Next Billion EdTech Prize Announces 2019 Contenders
February 28, 2019
In March, the Varkey Foundation, the philanthropic arm of Sunny Varkey’s GEMS Education, will announce the winner of the 2019 Next Billion EdTech Prize. The Varkey Foundation has a broad mandate to ensure that every child gets a good education and works with a good teacher. The Varkey Foundation pursues this bold mandate through a variety of initiatives, including those focused on training, research, and development.
Next Billion EdTech Prize
The Next Billion EdTech Prize launched in March 2018. At the time of the new prize’s launch, Varkey emphasized that the prize, like his existing Global Teacher Prize, is designed to award and support innovation in education.
As Varkey told Thomson Reuters last March, “Over a billion young people – a number growing every day – are being denied what should be the birthright of every single child in the 21st century, no matter where they live: a good education that allows them to make the most of their God-given talents.
“We have launched the ‘Next Billion Prize’ to highlight technology’s potential to tackle the problems that have proven too difficult for successive generations of politicians to solve. Our fervent hope is that the prize inspires practical and persistent entrepreneurs the world over to come forward with fresh tech ideas. These ideas must be hardy enough to improve education in regions where young people are denied access to a good quality teacher and a great learning environment”.
Varkey’s new prize seeks to award cutting edge edtech start ups with a mandate to serve low income students and students living in emerging economies. Finalists are selected by an expert panel of judges that includes venture capitalists, philanthropic investors, experts in edtech, and senior education policy makers. A smaller group of six finalists are then invited to give a pitch to a group of judges and a live audience at the Global Education and Skills Forum, which takes place each March in Dubai.
In 2018, Chatterbox, an online language school, won the Next Billion EdTech Prize. Chatterbox helps refugees around the world find meaningful and well compensated work by leveraging their language skills. As stated on the Chatterbox website, “We train and employ displaced people to teach their native languages in the booming online and in-person language learning industry.” Notably, Mursal Hedayat was inspired to found her company for a very personal reason. When she arrived in the United Kingdom as a refugee with her mother–an engineer who spoke four languages–she watched her mother struggle to find work that matched her depth of knowledge and experience. Chatterbox was built to help people like her mother put their talents to work and make a living wage, even after being forced to flee their homes.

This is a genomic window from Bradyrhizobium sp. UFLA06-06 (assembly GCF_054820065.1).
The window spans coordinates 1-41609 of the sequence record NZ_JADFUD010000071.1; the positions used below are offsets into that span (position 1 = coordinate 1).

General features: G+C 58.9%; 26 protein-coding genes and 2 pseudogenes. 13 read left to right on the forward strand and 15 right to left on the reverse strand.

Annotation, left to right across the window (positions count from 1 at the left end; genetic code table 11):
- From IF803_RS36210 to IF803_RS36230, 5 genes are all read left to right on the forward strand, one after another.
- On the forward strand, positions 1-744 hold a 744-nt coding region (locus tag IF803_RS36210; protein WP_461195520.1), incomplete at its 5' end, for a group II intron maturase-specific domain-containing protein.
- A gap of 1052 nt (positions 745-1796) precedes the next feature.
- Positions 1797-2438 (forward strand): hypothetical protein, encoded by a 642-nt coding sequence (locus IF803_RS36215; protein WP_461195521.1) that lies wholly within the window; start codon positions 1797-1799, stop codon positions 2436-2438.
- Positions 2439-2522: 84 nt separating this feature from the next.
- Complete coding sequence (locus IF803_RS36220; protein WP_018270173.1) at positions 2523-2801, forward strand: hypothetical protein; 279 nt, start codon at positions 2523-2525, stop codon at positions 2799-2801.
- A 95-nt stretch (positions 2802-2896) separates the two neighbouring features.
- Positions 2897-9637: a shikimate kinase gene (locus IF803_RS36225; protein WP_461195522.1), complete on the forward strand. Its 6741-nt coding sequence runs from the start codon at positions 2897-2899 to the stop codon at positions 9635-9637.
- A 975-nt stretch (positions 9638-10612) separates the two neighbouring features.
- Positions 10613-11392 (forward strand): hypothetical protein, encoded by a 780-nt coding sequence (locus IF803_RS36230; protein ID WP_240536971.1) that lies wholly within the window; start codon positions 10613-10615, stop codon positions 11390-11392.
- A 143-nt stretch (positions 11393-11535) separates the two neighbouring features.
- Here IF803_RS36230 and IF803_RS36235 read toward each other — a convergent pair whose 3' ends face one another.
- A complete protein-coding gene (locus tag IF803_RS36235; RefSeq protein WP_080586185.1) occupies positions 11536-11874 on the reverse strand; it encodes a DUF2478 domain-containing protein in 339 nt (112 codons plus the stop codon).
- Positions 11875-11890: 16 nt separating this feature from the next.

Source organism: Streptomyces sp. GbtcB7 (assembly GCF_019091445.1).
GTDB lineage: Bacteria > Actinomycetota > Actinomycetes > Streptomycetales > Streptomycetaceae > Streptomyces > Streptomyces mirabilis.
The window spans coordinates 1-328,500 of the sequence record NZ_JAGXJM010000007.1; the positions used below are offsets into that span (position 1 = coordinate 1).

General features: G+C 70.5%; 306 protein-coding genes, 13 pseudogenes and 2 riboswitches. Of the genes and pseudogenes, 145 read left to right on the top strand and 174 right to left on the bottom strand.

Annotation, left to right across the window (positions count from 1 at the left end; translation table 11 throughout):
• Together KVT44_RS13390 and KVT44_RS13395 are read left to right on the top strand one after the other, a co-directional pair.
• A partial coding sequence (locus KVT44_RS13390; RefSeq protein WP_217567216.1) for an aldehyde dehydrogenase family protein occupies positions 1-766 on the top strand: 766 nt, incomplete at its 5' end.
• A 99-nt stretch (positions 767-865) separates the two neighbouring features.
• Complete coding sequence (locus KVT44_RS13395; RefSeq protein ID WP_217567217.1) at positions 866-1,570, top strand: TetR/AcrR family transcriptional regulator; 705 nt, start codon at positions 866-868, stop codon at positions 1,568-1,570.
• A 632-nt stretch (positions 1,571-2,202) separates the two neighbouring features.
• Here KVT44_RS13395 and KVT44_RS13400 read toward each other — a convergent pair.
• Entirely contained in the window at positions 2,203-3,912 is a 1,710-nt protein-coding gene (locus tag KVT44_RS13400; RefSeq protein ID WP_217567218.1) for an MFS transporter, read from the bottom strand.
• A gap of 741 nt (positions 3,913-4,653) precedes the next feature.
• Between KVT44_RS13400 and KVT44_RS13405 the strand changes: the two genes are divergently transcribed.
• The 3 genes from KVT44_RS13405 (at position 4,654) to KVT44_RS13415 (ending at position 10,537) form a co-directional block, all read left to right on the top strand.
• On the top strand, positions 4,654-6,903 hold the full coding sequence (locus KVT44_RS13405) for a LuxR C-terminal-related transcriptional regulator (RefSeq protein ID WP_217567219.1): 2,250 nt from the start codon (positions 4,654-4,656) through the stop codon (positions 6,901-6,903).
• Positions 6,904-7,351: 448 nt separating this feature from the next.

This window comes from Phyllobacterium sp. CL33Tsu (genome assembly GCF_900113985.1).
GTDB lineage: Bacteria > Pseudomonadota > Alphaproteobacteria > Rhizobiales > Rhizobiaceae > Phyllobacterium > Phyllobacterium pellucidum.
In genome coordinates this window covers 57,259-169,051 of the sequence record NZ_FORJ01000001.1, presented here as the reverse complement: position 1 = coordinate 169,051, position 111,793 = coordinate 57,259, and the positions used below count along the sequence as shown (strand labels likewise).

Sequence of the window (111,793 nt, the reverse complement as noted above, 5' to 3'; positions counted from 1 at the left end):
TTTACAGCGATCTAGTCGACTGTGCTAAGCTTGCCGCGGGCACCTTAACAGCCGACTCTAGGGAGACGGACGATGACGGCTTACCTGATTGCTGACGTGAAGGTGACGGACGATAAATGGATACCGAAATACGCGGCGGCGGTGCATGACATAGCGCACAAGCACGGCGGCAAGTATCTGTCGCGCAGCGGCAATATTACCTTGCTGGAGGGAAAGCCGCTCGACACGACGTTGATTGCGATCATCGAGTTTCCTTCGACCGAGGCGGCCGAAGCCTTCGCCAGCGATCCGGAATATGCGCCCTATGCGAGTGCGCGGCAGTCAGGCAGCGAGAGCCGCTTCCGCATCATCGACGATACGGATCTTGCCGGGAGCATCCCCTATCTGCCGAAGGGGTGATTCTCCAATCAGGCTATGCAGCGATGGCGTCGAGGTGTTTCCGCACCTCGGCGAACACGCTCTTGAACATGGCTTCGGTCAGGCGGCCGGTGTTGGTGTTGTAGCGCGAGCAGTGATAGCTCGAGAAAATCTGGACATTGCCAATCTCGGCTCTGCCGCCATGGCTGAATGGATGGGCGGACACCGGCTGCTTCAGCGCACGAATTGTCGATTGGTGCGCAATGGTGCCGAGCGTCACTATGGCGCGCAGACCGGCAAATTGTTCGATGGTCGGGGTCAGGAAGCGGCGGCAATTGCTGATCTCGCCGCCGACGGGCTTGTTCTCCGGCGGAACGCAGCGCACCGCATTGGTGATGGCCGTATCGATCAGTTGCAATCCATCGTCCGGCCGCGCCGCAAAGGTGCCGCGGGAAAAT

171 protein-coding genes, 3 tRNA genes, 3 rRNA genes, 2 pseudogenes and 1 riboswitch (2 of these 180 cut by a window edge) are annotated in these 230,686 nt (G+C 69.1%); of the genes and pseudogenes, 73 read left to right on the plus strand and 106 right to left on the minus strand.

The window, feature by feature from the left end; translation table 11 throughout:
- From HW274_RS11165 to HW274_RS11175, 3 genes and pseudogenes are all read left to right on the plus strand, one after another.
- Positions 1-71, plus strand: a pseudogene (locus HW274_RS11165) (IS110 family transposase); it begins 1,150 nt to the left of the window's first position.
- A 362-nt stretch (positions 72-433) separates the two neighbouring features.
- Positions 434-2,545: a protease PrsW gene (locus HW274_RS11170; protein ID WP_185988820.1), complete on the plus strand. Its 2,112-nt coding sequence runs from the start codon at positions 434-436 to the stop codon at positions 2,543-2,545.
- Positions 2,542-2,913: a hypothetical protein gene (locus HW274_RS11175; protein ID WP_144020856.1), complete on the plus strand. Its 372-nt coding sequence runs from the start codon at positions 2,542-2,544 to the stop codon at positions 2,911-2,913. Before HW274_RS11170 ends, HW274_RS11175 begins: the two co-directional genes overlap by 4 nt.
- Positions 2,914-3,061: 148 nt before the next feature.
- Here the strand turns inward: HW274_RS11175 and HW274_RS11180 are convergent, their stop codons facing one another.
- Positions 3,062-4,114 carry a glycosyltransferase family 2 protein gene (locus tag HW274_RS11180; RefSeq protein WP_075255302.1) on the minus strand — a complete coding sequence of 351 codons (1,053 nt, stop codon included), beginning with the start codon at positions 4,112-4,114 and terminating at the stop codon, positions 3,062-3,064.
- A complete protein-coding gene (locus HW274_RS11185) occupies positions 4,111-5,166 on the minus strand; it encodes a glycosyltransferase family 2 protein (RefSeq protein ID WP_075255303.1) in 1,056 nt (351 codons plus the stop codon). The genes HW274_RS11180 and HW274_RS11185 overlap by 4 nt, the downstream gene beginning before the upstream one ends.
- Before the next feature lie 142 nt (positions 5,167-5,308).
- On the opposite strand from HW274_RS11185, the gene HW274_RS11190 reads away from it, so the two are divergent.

This Year’s Finalists
In mid-February, the Varkey Foundation announced its first round of finalists for the 2019 Next Billion EdTech Prize.
Among the global finalists competing for this year’s prize are four startups from India. In many respects, India’s presence on the list is not a surprise. As recently reported on eLearning Inside, India is now home to one of the largest and fastest growing edtech scenes in the world. Among the Indian startups vying for this year’s Next Billion EdTech Prize are AugLi, Aveti Learning, Utter, and Dost.
African edtech startups are also well represented among this year’s finalists. Some of the finalists are startups that have already gained considerable attention, such as M-Shule from Kenya. But the list also includes many newcomers, including Etudesk from Cote D’ Ivoire and Mtabe and Ubongo from Tanzania.
The founders of 30 startups have been invited to give their pitches at the Global Education and Skills Forum in Dubai, which will take place from March 22 to 24. In the end, only six founders will be invited to give final pitches but this year, half of those companies will take home a $25,000 prize.
To learn more about the Next Billion EdTech Prize, visit the Global Education and Skills Forum site.
Image courtesy of the Global Education and Skills Forum.